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COLOMBO: It was a familiar sorry story for South Africa as they wilted under Umar Gul's blast to hand Pakistan a two-wicket win in a Super Eights Group 2 match of the ICC World Twenty20 here, on Friday.
Chasing a modest 133-6, Pakistan were floundering on 76-7 in the 15th over, before Gul walked in and played a blinder, striking three sixes and two fours in his 17-ball 32 to gain Pakistan their first points in the stage of eights, with two balls to spare.
An indifferent top-order performance had left Pakistan needing 58 from the last five overs, just three wickets in hand, before Gul's stunning display of aggression turned things around. Umar Akmal (43*) watched admiringly from the other end as 16 came from Kallis's 16th over (including two humungous Gul sixes) and 20 from Albie Morkel's 17th over.
The equation came down to 15 needed from the last two overs. Steyn conceded six in the 19th and picked up the menacing Gul, who struck him sweetly to Peterson at sweeper cover, leaving the task at 9 runs needed from Morne Morkel's last over of the innings.
Morkel began with a dot ball, but the second was pulled ferociously by Umar Akmal for six. Three off four, and then two off three. Surely Pakistan couldn't have done a South Africa from here? New man Saeed Ajmal's outside edge, which went racing for four, didn't allow them a chance to mess up.
Spare a thought for the Proteas bowlers. Steyn conceded 22 in four, Peterson 15 in as many (also picking up two wickets), Duminy five runs in two overs, and Botha ten in two. But after pegging Pakistan back for over three-quarters of the chase, they had no answer to Gul's blast.
South Africa slump to spin
The Proteas had earlier hinged their fortunes around JP Duminy's 48 in the face of some tight spin bowling from Pakistan's four tweakers. Electing to bat on what was being branded a 'flat and dusty' pitch, perfect for setting a target - or so the Proteas would have believed - the batting team plummeted to 28-3 in 6.1 overs, a situation rendered nigh inescapable by the spin of Hasan Raza, Mohammad Hafeez, Ajmal and Shahid Afridi.
Left-arm spinner Raza, in the side for Sohail Tanvir, opened the bowling and had Richard Levi dropped by Kamran Akmal. Hashim Amla was first out, deceived by a slower Yasir Arafat slower delivery that he mistimed to cover. Jacques Kallis played out a maiden to Raza but looked good to see his team through a tough phase when he lofted a soaring straight six off Raza.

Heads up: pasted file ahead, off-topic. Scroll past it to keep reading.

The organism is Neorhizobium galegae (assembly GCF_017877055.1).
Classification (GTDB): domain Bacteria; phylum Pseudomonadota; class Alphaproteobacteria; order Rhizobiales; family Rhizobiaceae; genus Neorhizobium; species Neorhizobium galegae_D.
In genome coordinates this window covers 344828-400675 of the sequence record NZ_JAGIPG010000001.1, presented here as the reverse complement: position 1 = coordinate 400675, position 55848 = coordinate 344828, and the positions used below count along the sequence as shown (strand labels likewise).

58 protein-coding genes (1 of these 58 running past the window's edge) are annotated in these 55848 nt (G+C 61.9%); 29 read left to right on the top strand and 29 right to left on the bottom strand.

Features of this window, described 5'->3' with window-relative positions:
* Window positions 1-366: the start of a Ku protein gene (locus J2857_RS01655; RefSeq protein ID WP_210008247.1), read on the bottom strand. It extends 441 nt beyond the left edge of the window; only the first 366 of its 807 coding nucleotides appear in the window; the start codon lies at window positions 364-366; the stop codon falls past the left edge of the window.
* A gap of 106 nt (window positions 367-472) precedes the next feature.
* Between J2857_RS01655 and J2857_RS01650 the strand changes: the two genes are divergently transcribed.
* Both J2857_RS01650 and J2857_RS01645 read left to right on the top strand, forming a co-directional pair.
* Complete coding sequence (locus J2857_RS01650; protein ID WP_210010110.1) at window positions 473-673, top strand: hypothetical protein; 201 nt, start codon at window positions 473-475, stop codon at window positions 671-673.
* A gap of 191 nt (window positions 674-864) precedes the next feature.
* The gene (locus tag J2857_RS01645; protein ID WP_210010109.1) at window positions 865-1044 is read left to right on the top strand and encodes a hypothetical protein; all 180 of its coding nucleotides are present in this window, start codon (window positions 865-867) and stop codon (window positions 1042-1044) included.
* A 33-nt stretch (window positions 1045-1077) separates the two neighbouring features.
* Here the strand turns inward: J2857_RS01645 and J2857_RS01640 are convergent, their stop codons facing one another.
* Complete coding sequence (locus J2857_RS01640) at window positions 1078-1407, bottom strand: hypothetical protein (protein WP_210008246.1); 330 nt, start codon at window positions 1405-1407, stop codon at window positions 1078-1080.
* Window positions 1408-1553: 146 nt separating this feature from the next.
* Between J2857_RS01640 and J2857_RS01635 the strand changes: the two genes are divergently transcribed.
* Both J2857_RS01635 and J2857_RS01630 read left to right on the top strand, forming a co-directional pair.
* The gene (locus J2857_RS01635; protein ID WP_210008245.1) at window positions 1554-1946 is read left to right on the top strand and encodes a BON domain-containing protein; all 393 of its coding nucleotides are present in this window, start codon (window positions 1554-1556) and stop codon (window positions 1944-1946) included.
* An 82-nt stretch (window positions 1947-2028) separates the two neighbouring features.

The next two overs drove South Africa into teh ground. Saeed Ajmal bowled a a wicket maiden in the sixth - bowling Levi through his legs as he went for an ungainly reverse sweep. Hafeez brought himself on in the seventh over and nailed Kallis, as South Africa fell to 28-3. Behardien struck boundaries off Afridi and Ajmal before he gave Hafeez the charge and was stumped.
Duminy played the lone hand and added 44 in under 5 overs with de Villiers. The southpaw stepped out to Hafeez to score the first six of the match and pusnihsed Ajmal when the offie had a rare error in length. de Villers kept up the momentum using his feet to the spinners, before razing Umar Gul over cow corner in the 18th over. On the next ball, the imperious South African struck a full-toss straight to Imran Nazir at sweeper cover.
A six and a wicket in Gul's over, and another six and a wicket in Arafat's 19th - Duminy searing one over long-on, before swinging and edging to Akmal behind the stumps to be out for 48. South Africa ended on 133-6 and very few at that point would have believed that it would be this close, or rather that South Africa would come so close only to freeze - as is their wont - at the doorstep of victory.
Pakistan made a terrific start to what they would have presumed to be a straightforward chase. Mohammad Hafeez took a brace of fours to get things moving off Steyn's first over, and Imran Nazir followed up with two of his own as Morne Morkel came into the attack. Pakistan were cruising on 24 without loss in the third over when Nazir, who appeared hellbent on frittering away the advantage with low-percentage shots, gloved Steyn to AB de Villiers.
Robin Peterson came up next and the left-arm spinner took out two in his first over - both victims stumped after a rush of blood to the head. Hafeez, having greeted Peterson with a six first ball, walked down the wicket and was stumped by one that bounced and turned away. Much was expected of the dangerous leftie Nasir Jamshed, but he imitated his skip to the T, marching out, going for a wild hoick, missing the ball, and being stumped by de Villiers.
Peterson's sensational first over left Pakistan teeteriung on 31-3 in four oves, and Johan Botha's wicket maiden sent them another jolt in the direction of imminent disaster. Botha pushed in a quicker one to bowl Kamran Akmal as the batsman went for the cut. Peterson was turning it square at the other end, and at 55-4 in 10 overs the asking rate had begun it's steady ascent.
Shoaib Malik was unable to get going, facing 26 balls for his 12, before guiding Steyn into Kallis' hands at third man. Shahid Afridi scored a golden duck, trying to smash Duminy out of the park only to be caught at the boundary. Pakistan lost their seventh wicket when Yasir Arafat was taken off a short ball by Duminy at mid-wicket, leaving the team 76-7 after 15 overs, 58 needed from the last five. A situation to which Gul's assault was perfectly tailored.